On Friday night, the end of Lewis Dalton's first week of work at the President's Commission on Mental Health, the 27-year-old Capitol Hill resident and his housemate James Harper were walking from a friend's house at 127 10th St. NE.

Near the corner of 10th and Massachusetts, the two passed a man sitting on a brick wall in front of a row house. Harper muttered a quiet hello, and Dalton, new to the neighborhood, assumed that his friend knew the man.

But after they had walked several yards farther, Dalton recalled yesterday, the man yelled, "OK, you dudes, stop right there. Stop right there or I'll shoot you."

Harper jumped over the hood of a nearby car and sprinted across the street. But Dalton stood still. "I didn't know what was happening at first. So I stopped right there and then I saw the gun, and I said. "Oh, come on now, this is ridiculous, this is absurd." And I thought I could talk him out of it.

"I thought he was going to ask for money, but he never did. Then he said again, "I'm going to shoot you right now. I'm going to kill you."

The assailant pulled the trigger twice, but his gun failed to fire, Dalton said. On his third try the gun did fire and a small-caliber bullet struck Dalton in his chest, exited near his breastbone, striking his left hand and leaving three flesh wounds.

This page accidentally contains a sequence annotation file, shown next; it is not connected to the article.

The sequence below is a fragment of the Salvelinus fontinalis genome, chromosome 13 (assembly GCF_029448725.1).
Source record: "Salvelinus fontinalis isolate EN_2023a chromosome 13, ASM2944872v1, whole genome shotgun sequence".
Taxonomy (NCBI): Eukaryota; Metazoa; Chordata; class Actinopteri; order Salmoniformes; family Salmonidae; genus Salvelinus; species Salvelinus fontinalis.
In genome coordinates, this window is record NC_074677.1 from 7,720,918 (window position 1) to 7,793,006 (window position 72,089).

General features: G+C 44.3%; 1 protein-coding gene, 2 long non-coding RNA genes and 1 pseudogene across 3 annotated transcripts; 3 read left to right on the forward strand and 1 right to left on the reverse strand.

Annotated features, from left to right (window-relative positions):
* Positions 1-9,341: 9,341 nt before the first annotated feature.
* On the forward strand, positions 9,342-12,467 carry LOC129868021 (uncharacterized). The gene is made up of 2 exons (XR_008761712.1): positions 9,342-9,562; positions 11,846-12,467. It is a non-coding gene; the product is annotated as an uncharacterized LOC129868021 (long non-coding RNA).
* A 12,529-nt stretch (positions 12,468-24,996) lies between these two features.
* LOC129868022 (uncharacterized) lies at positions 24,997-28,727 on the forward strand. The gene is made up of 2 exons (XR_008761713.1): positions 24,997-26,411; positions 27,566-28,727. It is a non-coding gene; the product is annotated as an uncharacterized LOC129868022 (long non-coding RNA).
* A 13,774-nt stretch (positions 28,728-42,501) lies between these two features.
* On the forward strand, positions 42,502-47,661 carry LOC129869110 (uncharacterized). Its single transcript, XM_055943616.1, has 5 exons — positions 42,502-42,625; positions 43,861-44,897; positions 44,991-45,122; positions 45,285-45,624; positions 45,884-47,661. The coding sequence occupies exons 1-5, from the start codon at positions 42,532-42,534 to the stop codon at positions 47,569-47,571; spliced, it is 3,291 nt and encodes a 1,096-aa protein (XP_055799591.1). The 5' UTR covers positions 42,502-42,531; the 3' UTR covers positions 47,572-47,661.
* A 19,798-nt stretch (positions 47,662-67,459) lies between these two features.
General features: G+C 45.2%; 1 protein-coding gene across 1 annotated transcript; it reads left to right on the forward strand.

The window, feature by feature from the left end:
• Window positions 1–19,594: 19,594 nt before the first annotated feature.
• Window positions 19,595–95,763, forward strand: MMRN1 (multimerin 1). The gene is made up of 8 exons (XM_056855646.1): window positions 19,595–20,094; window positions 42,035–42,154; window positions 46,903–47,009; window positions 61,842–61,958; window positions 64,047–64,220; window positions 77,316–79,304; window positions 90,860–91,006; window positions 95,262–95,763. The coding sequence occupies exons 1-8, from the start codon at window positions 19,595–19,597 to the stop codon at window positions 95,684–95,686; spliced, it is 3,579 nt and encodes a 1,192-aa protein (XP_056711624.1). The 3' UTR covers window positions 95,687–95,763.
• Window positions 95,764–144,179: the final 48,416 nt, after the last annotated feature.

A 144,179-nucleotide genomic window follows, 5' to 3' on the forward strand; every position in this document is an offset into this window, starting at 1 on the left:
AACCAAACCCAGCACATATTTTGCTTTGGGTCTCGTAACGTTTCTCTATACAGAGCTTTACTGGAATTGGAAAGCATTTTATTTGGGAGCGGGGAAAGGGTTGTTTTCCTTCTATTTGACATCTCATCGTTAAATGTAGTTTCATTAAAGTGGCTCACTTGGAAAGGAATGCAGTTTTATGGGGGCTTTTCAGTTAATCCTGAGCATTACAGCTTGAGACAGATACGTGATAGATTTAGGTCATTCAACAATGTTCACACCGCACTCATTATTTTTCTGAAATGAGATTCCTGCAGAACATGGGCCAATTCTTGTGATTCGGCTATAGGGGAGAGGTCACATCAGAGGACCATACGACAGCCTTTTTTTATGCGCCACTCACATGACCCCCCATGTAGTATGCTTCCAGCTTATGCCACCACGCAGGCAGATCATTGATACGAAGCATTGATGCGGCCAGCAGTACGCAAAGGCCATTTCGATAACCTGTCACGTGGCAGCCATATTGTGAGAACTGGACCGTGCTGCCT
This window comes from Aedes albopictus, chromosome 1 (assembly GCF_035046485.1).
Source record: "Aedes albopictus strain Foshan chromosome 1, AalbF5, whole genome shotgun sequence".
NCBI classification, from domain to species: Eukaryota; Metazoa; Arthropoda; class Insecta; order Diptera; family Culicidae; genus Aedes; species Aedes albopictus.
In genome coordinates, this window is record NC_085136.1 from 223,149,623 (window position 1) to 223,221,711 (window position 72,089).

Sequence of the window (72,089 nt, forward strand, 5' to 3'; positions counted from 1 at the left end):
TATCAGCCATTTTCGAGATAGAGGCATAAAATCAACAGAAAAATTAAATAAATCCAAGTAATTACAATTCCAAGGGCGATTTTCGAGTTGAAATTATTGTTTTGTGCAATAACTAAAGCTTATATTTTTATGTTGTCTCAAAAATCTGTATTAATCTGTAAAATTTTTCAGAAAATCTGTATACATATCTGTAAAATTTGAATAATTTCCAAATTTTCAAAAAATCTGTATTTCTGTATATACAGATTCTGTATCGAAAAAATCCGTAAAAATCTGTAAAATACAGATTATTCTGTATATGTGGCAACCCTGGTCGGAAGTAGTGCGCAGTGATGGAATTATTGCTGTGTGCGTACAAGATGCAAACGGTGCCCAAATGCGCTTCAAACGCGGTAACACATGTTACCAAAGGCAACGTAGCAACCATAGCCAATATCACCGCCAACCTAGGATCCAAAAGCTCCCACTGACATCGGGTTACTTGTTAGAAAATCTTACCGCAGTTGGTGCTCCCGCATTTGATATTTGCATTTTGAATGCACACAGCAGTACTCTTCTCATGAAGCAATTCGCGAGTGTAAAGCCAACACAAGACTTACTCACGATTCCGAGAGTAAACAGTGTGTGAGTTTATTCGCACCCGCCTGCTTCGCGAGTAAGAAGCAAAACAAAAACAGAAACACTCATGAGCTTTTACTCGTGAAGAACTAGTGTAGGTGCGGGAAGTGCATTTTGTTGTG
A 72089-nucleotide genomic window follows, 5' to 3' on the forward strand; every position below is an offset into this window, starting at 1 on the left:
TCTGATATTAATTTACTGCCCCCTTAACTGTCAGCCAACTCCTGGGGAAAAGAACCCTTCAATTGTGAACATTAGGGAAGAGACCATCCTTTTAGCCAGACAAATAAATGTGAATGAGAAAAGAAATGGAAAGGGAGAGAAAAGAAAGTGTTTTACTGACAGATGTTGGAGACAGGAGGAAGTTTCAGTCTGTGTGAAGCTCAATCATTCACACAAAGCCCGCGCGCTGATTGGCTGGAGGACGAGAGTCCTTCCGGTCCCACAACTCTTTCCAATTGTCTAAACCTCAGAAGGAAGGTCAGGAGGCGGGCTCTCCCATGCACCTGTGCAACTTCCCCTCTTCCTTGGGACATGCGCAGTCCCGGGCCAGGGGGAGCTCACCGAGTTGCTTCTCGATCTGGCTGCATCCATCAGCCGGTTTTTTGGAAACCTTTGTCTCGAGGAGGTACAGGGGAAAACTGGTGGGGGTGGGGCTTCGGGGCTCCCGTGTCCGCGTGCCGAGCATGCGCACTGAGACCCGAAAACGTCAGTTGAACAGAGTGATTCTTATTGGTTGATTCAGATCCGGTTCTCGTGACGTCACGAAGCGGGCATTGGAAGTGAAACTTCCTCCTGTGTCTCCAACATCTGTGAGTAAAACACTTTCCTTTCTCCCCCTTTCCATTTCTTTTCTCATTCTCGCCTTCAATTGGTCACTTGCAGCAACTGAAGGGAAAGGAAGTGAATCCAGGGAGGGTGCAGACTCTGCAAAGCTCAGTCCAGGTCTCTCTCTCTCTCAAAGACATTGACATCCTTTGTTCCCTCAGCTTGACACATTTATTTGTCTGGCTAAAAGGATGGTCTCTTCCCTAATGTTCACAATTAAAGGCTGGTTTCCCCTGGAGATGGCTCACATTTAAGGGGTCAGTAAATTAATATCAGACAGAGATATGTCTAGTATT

The assailant disappeared, and Harper rushed back to his friend, who was too stunned to realize at first that he had been wounded, Harper said. The two then walked several blocks to Capitol Hill Hospital, where Dalton was reported yesterday to be in satisfactory condition.

No one knows what to make of the incident which occurred at 10:45 p.m. Friday. "I just find it all rather strange, the fact that he didn't ask for money," Dalton said. "I had never seen him before. I had no explation, no real rationalization for what happened."

Dalton is not planning to leave the city, where he has lived for the last three years. "So far I can't see that I think I will consider not going out alone at night and probably look forward to putting a parking place in my backyard," he says, adding, jokingly, that he might build a tunnel between the garage and his house.

Harper found the incident "very bizarre." "You walk out of a friend's house and you walk down the street and someone says stop and you're shot at."

City police are baffled. "You usually don't just go up to a guy and say you'll kill him . . . it doesn't make sense," said police Sgt. Mike Kolonich.

Only Dr. Joseph R. Young, the senior attending surgeon at Capitol Hill Hospital, has found something certain in the shooting, nominating Dalton as "the luckiest man in Washington last night."